The leader flung some stuff into the brazier, and a great fan of blue light flared up. He was weaving circles, and he was singing something shrill and high, whilst his companions made a chorus with their deep monotone. I can’t tell you what the dance was. I had seen the Russian ballet just before the war, and one of the men in it reminded me of this man. But the dancing was the least part of it. It was neither sound nor movement nor scent that wrought the spell, but something far more potent. In an instant I found myself reft away from the present with its dull dangers, and looking at a world all young and fresh and beautiful. The gaudy drop-scene had vanished. It was a window I was looking from, and I was gazing at the finest landscape on earth, lit by the pure clean light of morning.
It seemed to be part of the veld, but like no veld I had ever seen. It was wider and wilder and more gracious. Indeed, I was looking at my first youth. I was feeling the kind of immortal light-heartedness which only a boy knows in the dawning of his days. I had no longer any fear of these magic-makers. They were kindly wizards, who had brought me into fairyland.
Then slowly from the silence there distilled drops of music. They came like water falling a long way into a cup, each the essential quality of pure sound. We, with our elaborate harmonies, have forgotten the charm of single notes. The African natives know it, and I remember a learned man once telling me that the Greeks had the same art. Those silver bells broke out of infinite space, so exquisite and perfect that no mortal words could have been fitted to them. That was the music, I expect, that the morning stars made when they sang together.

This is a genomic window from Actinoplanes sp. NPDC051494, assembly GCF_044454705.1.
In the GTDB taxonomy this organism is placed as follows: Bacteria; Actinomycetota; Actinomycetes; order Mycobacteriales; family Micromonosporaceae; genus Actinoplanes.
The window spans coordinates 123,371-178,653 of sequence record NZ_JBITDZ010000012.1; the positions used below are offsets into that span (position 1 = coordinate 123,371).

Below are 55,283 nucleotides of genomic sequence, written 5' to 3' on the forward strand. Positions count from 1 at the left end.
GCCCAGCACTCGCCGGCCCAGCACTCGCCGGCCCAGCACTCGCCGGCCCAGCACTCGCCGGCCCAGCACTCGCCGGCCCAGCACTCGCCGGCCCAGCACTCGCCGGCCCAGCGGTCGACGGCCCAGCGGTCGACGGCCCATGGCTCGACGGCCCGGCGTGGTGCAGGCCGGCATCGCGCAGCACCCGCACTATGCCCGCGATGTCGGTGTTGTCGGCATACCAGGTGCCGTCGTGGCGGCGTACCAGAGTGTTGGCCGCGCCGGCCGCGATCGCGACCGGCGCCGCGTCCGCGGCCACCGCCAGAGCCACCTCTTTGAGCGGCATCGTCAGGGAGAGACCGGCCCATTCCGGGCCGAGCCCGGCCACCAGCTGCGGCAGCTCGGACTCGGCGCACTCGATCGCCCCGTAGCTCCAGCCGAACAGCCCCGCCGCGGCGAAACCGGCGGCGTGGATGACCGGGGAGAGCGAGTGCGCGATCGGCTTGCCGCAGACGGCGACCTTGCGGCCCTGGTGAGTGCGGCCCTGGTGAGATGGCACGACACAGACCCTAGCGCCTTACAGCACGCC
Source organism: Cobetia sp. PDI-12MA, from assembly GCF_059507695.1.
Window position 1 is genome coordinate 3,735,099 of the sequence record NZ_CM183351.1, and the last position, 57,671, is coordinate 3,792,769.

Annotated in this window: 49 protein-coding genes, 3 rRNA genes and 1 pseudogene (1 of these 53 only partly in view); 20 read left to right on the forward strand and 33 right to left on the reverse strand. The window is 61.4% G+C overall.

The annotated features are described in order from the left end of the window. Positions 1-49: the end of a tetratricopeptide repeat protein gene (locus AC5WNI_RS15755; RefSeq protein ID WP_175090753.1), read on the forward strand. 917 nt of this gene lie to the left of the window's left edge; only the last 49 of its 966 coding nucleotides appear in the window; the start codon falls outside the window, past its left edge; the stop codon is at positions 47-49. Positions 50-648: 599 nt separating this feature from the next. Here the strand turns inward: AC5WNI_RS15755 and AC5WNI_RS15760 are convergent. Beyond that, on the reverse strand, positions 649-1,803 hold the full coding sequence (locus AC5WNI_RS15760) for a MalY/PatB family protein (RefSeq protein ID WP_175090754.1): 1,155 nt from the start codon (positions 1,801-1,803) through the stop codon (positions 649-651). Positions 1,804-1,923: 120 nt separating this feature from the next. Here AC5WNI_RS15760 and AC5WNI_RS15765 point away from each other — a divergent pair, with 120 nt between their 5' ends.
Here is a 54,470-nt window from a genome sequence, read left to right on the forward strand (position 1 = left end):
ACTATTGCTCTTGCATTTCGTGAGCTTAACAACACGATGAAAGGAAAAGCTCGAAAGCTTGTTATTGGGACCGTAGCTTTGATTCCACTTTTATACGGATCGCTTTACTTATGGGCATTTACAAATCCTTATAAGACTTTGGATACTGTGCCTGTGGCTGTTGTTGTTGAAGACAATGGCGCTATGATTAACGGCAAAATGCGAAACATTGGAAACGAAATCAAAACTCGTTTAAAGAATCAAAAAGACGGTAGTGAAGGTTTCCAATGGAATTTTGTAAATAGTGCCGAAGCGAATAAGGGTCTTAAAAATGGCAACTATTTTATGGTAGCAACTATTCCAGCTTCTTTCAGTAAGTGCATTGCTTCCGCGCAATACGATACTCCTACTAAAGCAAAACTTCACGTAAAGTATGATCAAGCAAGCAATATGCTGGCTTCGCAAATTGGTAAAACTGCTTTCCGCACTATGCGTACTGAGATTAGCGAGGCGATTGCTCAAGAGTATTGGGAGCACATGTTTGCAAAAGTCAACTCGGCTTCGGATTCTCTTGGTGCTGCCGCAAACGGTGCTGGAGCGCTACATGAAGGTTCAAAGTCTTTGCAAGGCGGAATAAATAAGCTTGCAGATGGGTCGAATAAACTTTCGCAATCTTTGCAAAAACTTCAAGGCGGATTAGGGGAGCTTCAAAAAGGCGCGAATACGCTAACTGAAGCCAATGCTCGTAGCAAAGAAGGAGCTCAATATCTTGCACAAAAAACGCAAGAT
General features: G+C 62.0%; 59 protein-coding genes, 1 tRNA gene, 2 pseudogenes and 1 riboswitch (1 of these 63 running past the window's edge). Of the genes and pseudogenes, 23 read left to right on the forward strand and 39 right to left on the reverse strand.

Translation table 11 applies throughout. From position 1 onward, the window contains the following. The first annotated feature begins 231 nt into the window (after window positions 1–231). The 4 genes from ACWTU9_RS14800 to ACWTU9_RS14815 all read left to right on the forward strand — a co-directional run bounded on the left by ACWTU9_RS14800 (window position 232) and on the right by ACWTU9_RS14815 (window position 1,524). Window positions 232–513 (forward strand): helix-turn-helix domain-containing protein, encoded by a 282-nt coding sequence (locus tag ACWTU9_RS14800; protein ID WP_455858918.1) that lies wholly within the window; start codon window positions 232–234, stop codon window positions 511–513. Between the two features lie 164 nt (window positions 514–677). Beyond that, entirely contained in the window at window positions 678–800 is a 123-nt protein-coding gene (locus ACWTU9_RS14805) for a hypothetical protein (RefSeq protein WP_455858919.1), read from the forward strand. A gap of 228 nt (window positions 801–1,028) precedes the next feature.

Slowly, very slowly, it changed. The glow passed from blue to purple, and then to an angry red. Bit by bit the notes spun together till they had made a harmony — a fierce, restless harmony. And I was conscious again of the skin-clad dancers beckoning out of their circle.
There was no mistake about the meaning now. All the daintiness and youth had fled, and passion was beating the air — terrible, savage passion, which belonged neither to day nor night, life nor death, but to the half-world between them. I suddenly felt the dancers as monstrous, inhuman, devilish. The thick scents that floated from the brazier seemed to have a tang of new-shed blood. Cries broke from the hearers — cries of anger and lust and terror. I heard a woman sob, and Peter, who is as tough as any mortal, took tight hold of my arm.
I now realized that these Companions of the Rosy Hours were the only thing in the world to fear. Rasta and Stumm seemed feeble simpletons by contrast. The window I had been looking out of was changed to a prison wall — I could see the mortar between the massive blocks. In a second these devils would be smelling out their enemies like some foul witch-doctors. I felt the burning eyes of their leader looking for me in the gloom. Peter was praying audibly beside me, and I could have choked him. His infernal chatter would reveal us, for it seemed to me that there was no one in the place except us and the magic-workers.
Then suddenly the spell was broken. The door was flung open and a great gust of icy wind swirled through the hall, driving clouds of ashes from the braziers. I heard loud voices without, and a hubbub began inside. For a moment it was quite dark, and then someone lit one of the flare lamps by the stage. It revealed nothing but the common squalor of a low saloon — white faces, sleepy eyes, and frowsy heads. The drop-piece was there in all its tawdriness.